NextAuth.js logo
NextAuth.js logo

(This is the second article in a series on next-auth. Check out the first article for background: One-Click Signup in Next.js With next-auth)

From our previous article in this series, we know that one-click signup / sign in with next-auth using Google, GitHub, Facebook, or any other provider is pretty easy. Another way many apps like to allow people to sign in easily is via use of a “magic link.” The user will enter their email address and receive an email with a link they can click to login to the app.

As you may have guessed, that’s pretty easy…


One-click signup using Google, Facebook, or any other existing provider is a desirable feature for most web applications since it makes it faster and easier for people to create accounts. Integrating one-click signup with Next.js or any other isomorphic web framework can take a fair bit of work, but the fantastic next-auth package makes it incredibly easy and flexible.

In this article, I’ll show you how to set up one-click signup in a Next.js application via Google and GitHub, and how to easily force users to be logged in to see your content.

Full code is available here on GitHub


Next.js is a fantastic framework for building fast and powerful JAMStack web applications — that’s one reason among many that it’s our go-to JavaScript framework at Echobind. We’ve wrapped Next.js with a set of tools we regularly use into a JAMStack generator called Bison, which makes Next.js even more powerful. In this article, I’ll show you the steps to building a custom blog with Bison and Next.js.

If you want to jump right to the code, here’s the repo on GitHub.

Run the Bison Generator

yarn create bison-app bison-blog


Photo of people using laptops
Photo of people using laptops
Photo by Canva Studio from Pexels

Team augmentation (aka, “software engineer rental”) is something a lot of software consultancies do as a service; if you’ve got good engineers, it’s valuable to let other companies borrow them for a fee. Sometimes those other companies have their own tech teams and don’t need to hire a whole team to get the job done — they might need one or two with specialized expertise as extra sets of hands to get a project over the finish line.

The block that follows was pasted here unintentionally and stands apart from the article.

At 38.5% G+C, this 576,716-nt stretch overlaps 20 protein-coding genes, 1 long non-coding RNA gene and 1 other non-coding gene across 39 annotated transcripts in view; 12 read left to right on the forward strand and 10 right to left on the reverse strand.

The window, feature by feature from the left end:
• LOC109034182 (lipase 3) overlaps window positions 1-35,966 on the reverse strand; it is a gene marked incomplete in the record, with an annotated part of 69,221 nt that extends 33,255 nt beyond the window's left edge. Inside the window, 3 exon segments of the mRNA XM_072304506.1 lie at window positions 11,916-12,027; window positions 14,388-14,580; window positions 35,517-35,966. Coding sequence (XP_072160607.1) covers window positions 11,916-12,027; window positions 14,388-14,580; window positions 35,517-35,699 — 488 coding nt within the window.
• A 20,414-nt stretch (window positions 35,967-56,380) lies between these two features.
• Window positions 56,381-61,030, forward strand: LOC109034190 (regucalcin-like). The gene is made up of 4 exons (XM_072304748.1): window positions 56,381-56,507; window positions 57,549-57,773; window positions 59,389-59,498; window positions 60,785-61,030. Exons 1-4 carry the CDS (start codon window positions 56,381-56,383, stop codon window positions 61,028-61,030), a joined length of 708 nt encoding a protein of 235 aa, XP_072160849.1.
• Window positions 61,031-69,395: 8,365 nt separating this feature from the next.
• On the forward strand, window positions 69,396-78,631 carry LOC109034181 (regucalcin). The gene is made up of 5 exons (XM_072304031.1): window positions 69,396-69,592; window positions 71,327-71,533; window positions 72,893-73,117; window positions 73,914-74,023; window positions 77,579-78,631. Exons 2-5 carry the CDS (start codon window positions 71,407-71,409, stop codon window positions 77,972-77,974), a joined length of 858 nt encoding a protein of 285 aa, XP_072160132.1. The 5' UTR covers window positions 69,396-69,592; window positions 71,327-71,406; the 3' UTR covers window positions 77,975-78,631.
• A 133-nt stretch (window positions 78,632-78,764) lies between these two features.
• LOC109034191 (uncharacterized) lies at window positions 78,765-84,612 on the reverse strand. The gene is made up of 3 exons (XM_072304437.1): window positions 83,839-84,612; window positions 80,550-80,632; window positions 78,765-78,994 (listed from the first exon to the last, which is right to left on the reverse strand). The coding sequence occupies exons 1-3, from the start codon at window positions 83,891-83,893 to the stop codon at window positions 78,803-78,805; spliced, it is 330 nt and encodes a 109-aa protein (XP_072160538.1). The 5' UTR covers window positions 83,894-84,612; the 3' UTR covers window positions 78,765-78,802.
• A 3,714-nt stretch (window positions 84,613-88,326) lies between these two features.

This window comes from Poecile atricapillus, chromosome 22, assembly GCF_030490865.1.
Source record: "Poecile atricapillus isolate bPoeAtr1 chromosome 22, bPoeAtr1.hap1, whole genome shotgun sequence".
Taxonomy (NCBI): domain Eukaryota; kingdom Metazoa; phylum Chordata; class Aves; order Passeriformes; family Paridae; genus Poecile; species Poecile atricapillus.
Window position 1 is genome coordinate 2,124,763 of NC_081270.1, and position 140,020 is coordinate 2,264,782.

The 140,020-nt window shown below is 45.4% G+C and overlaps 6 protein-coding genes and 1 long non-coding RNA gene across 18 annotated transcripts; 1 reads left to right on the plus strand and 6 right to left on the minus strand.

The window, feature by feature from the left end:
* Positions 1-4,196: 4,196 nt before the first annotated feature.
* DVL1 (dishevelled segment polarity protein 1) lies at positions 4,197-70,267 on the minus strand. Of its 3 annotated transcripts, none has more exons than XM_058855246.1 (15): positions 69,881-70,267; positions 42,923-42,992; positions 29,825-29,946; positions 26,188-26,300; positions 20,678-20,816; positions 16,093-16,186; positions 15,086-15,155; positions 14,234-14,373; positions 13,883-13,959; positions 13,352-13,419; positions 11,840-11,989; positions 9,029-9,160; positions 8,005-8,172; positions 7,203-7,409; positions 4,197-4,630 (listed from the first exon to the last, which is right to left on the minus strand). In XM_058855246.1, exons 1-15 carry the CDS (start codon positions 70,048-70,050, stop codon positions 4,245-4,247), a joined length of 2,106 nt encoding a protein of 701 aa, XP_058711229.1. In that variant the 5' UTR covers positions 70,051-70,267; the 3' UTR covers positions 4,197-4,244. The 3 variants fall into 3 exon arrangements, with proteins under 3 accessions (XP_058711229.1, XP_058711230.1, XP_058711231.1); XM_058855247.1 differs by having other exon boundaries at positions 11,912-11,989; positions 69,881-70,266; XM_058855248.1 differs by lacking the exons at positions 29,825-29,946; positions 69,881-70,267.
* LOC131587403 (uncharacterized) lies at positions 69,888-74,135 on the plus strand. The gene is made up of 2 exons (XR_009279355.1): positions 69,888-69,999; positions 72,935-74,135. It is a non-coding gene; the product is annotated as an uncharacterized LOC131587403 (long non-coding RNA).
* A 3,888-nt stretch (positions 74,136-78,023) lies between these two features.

When working in new environments, our engineers need to be particularly strong in certain qualities in order to be the most effective…


people meeting in room
people meeting in room
Photo by Antenna on Unsplash

We routinely get comments from our clients like this one (actual quote):

“I was just telling someone yesterday how much I’ve enjoyed working with Mike and Isaiah, and so has our developer, [name omitted]. They are doing good work, they communicate well, and they are personable. What more can you ask for, right? I’d love to chat with you about how you kick off projects internally though — I think we could learn from Echobind on that end, given how quickly the guys hit the ground running.”

- One of our many, beloved Echobind clients

This result is no accident…


people sitting down near table with assorted laptop computers
people sitting down near table with assorted laptop computers
Photo by Marvin Meyer on Unsplash